So, after all that, there are many points to consider when weighing up whether or not to support bamboo clothing (or any other eco friendly clothing for that matter). Unfortunately none of them are 100% perfect. My hope is that consumers will look at the entire scenario involved in bamboo clothing from growing the plants to producing the final garment and see the whole picture

Adrian Desbarats

The reality is nothing is perfect. The conventional textile industry has a very significant impact on human health, social health and the environment. Are bamboo viscose, organic cotton and hemp perfect solutions to all our textile related environmental issues? No. Are they better solutions versus conventional cotton and synthetics such as polyester? An emphatic yes.

Yes, its true that the production of bamboo viscose involves the use of chemicals that if left unmanaged can do harm to humans and the environment. But before we write off bamboo as a sustainable textile option, let's consider some facts:

- Bamboo is the fastest growing plant on earth with an average growth rate of 12 - 19 inches per day (Jinhe Fu, 2000). Bamboo is tremendously hardy and pest resistant. No fertilizers, pesticides or irrigation is required. Neither is replanting required. The shoots are simply cut to their base and the bamboo regrows from new shoots. As such, bamboo offers a tremendous source of sustainable cellulose for textile production.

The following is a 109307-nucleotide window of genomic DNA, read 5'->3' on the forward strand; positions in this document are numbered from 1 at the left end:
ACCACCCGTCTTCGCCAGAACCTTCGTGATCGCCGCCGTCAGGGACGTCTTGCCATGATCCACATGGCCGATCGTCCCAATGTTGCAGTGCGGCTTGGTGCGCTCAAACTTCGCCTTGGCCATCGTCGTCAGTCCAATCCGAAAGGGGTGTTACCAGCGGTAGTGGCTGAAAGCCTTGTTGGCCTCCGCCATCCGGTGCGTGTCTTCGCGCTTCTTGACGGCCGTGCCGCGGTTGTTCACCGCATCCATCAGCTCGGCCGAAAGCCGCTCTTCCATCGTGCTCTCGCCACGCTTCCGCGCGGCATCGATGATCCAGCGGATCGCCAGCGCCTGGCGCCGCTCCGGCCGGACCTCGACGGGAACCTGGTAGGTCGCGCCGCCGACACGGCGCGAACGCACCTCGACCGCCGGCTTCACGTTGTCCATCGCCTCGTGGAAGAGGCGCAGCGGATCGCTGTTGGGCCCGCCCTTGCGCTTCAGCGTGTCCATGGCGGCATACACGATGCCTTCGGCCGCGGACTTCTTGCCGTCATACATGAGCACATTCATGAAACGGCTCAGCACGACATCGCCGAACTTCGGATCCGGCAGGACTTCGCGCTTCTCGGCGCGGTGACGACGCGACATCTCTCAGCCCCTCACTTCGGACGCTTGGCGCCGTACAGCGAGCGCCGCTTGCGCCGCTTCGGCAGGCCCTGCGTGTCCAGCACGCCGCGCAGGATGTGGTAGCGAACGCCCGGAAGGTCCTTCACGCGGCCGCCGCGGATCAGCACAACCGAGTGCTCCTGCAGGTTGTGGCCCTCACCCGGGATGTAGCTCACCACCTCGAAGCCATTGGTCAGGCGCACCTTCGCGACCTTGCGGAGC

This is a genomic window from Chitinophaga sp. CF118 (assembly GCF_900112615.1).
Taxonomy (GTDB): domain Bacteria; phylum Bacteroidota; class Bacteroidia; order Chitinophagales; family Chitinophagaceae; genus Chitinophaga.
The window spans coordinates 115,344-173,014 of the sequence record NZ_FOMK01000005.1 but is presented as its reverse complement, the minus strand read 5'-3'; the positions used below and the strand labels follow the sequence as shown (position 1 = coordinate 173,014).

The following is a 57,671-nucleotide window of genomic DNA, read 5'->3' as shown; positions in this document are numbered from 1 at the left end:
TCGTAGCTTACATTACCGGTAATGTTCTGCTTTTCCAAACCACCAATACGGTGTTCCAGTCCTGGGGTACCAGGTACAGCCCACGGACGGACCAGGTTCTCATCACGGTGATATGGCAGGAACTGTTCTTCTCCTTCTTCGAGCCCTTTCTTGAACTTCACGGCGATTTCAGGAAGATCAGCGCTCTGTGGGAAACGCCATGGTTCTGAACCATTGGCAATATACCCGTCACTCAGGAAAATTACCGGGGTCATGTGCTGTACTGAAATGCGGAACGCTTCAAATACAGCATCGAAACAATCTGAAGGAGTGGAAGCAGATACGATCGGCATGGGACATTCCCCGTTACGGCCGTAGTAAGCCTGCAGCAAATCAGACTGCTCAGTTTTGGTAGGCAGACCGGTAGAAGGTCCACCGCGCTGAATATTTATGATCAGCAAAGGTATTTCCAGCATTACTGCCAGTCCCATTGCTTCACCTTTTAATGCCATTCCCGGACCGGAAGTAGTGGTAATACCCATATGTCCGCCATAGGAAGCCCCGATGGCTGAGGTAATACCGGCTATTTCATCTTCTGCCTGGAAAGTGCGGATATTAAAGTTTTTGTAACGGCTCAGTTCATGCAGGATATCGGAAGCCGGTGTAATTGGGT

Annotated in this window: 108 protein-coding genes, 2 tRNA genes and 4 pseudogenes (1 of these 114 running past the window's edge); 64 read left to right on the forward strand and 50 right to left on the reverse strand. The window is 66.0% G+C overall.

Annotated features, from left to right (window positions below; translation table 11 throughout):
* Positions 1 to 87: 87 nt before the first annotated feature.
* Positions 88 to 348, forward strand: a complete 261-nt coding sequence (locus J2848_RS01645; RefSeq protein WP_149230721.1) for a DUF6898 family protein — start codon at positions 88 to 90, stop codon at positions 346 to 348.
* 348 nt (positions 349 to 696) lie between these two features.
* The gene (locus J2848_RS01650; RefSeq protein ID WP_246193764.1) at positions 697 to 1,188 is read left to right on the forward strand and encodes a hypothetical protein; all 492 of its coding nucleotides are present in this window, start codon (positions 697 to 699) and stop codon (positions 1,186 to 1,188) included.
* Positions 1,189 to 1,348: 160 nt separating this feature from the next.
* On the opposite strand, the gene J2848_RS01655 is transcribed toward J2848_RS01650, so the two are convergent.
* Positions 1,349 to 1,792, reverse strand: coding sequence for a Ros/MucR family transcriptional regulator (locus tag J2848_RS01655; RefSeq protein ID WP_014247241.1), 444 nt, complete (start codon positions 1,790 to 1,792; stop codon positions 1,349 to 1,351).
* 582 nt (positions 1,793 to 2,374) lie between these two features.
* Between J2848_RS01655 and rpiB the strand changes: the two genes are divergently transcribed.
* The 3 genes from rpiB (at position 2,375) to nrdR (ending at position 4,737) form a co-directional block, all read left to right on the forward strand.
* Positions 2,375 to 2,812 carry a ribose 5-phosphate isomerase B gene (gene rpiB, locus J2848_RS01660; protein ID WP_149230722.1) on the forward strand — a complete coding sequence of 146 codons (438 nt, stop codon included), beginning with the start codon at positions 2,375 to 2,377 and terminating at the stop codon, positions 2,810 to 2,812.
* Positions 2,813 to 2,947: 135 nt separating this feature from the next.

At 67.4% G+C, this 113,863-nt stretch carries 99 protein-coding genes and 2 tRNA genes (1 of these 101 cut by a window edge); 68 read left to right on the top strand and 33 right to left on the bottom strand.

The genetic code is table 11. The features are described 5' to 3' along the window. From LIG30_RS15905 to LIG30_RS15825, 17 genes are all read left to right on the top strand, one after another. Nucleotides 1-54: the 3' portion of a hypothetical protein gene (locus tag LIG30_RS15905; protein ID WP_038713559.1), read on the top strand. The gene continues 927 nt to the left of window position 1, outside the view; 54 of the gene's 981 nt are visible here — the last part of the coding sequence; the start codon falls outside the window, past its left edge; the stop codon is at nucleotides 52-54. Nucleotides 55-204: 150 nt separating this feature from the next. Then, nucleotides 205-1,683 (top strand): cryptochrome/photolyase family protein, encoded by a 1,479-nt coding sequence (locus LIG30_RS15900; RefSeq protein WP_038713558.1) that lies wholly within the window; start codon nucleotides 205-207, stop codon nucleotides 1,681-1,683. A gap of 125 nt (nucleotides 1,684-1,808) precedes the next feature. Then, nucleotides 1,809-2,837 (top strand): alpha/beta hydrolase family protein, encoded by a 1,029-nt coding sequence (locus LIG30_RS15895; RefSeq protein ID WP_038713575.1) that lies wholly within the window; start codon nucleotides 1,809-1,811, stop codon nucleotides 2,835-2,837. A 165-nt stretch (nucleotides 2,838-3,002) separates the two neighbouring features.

- Let's compare this with cotton. Cotton is very sensitive to pest infestation and drought. Every one Kg of cotton lint production requires 10,000 - 17,000 liters of water. Cotton production accounts for 2.4% of total arable land yet accounts for 11% of global pesticide use and 25% of global insecticide use (Kooistra & Termorshaizen, 2006). Approximately 40,000 lives are lost each year due to pesticide / insecticide application (WHO, 2002). Approximately 100 million hectares of land (8% of global arale land) has been lost due to over-exploitation with the main cause being salinisation caused by improper irrigation practices employed in cotton production. And then there is the environmental impact. Each year, it is estimated that approximately 67 million birds are killed by pesticides (Lotus, 2004). And then there is the impact on our river, lake systems and ground water.